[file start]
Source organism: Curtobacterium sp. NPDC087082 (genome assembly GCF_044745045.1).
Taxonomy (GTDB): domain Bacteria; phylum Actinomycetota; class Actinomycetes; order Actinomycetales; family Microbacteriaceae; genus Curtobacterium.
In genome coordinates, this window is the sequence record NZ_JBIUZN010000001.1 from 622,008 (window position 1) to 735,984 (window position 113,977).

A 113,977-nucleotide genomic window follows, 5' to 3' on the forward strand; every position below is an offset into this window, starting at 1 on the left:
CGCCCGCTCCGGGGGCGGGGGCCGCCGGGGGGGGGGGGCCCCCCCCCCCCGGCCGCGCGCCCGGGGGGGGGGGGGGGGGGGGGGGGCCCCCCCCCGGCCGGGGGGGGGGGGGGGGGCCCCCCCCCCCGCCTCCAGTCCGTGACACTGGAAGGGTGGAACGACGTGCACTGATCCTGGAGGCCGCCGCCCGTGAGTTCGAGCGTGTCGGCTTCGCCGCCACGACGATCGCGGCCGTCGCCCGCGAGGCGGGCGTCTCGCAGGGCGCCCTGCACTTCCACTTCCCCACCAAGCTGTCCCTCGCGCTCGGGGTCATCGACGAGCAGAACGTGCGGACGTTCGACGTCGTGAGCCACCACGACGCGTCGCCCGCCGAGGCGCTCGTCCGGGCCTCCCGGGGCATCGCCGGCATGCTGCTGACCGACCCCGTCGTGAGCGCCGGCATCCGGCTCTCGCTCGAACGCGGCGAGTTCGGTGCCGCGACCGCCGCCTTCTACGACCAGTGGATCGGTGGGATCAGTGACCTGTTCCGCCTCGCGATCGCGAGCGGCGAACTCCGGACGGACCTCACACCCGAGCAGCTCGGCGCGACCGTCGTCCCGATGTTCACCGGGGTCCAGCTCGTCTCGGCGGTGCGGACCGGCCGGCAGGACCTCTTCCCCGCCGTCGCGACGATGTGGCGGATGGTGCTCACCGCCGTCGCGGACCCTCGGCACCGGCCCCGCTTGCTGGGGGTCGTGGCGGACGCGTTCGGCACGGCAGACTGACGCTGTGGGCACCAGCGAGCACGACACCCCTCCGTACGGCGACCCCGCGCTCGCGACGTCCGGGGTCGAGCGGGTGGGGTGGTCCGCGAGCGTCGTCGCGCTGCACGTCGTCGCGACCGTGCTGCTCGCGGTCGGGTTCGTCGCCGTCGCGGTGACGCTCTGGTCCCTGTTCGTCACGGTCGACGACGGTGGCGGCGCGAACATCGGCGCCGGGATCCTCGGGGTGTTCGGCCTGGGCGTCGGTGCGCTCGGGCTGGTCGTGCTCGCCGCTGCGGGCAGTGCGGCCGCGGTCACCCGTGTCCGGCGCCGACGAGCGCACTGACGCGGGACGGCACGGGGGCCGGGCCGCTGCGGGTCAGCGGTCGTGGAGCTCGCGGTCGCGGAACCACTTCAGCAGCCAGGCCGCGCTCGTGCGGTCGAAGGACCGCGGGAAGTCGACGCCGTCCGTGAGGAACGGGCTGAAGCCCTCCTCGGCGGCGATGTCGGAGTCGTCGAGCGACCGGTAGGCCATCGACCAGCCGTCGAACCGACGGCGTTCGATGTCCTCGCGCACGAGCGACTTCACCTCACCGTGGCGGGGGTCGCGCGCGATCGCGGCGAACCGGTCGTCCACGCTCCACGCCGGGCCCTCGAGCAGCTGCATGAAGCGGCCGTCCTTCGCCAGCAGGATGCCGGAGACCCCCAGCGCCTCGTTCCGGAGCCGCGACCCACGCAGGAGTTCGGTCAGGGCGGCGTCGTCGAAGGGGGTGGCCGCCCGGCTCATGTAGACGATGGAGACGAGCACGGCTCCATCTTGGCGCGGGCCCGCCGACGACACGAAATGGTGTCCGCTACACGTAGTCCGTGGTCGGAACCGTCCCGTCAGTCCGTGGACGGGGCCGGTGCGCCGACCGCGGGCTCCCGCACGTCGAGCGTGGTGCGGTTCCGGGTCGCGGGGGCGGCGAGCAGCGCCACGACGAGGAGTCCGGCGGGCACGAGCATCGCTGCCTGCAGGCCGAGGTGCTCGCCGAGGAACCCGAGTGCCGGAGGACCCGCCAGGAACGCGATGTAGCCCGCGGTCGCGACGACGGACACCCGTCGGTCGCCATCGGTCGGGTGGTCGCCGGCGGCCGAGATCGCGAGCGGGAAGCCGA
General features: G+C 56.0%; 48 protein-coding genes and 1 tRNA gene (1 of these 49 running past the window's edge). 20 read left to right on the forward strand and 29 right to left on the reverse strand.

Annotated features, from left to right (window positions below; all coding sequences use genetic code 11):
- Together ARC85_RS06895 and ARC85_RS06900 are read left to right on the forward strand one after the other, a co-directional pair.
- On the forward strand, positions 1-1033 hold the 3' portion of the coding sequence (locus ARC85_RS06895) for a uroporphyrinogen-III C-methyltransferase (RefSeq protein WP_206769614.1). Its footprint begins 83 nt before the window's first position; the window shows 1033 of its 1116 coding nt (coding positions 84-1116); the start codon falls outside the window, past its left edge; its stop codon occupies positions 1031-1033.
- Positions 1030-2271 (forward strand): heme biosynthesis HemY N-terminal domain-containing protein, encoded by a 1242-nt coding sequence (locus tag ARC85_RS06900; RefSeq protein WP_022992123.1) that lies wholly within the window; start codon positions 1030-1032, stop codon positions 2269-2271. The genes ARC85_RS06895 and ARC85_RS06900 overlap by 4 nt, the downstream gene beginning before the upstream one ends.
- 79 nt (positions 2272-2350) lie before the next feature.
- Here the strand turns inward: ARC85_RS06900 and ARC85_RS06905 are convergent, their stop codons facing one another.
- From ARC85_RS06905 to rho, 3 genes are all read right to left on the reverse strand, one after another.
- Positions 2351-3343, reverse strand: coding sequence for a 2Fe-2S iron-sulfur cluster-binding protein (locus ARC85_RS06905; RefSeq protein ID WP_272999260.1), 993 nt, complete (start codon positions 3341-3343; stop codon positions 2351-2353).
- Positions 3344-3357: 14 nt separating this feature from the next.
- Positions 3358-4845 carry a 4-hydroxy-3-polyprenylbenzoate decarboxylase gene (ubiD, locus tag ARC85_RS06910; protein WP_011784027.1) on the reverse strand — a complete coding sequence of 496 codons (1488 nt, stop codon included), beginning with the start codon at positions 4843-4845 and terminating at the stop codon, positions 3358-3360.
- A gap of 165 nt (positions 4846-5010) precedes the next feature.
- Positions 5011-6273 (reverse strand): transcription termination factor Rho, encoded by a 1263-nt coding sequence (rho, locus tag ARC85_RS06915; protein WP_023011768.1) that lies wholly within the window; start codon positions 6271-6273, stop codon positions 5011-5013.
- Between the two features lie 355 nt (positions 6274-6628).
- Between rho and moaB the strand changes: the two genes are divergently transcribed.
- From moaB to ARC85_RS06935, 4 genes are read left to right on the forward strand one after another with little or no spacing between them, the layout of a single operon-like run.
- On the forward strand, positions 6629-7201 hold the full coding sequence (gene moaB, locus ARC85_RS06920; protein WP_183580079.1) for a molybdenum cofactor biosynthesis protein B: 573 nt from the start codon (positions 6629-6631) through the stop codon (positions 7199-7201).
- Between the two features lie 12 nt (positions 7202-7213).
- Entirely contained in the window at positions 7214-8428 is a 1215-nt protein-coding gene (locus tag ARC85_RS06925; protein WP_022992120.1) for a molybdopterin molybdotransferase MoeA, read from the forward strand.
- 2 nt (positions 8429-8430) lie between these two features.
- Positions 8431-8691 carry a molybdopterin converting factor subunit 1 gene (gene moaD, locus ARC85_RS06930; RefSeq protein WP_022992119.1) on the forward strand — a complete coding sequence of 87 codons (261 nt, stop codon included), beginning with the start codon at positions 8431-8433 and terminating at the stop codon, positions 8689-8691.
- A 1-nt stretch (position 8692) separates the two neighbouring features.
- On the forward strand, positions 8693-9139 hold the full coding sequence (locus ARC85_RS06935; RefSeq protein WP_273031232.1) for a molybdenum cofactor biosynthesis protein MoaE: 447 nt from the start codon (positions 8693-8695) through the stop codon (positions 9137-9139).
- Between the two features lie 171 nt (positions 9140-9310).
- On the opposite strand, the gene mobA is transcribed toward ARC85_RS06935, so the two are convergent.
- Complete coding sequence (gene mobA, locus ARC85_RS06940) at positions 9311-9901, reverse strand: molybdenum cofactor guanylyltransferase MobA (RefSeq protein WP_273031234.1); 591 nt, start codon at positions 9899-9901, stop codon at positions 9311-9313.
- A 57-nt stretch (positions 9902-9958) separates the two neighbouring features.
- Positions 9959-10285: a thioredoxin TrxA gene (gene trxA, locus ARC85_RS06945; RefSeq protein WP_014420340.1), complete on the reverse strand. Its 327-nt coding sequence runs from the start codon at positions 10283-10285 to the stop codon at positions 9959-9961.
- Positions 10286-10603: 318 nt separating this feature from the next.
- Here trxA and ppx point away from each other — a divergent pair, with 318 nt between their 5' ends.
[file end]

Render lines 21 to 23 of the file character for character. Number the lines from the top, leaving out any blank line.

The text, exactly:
- From moaB to ARC85_RS06935, 4 genes are read left to right on the forward strand one after another with little or no spacing between them, the layout of a single operon-like run.
- On the forward strand, positions 6629-7201 hold the full coding sequence (gene moaB, locus ARC85_RS06920; protein WP_183580079.1) for a molybdenum cofactor biosynthesis protein B: 573 nt from the start codon (positions 6629-6631) through the stop codon (positions 7199-7201).
- Between the two features lie 12 nt (positions 7202-7213).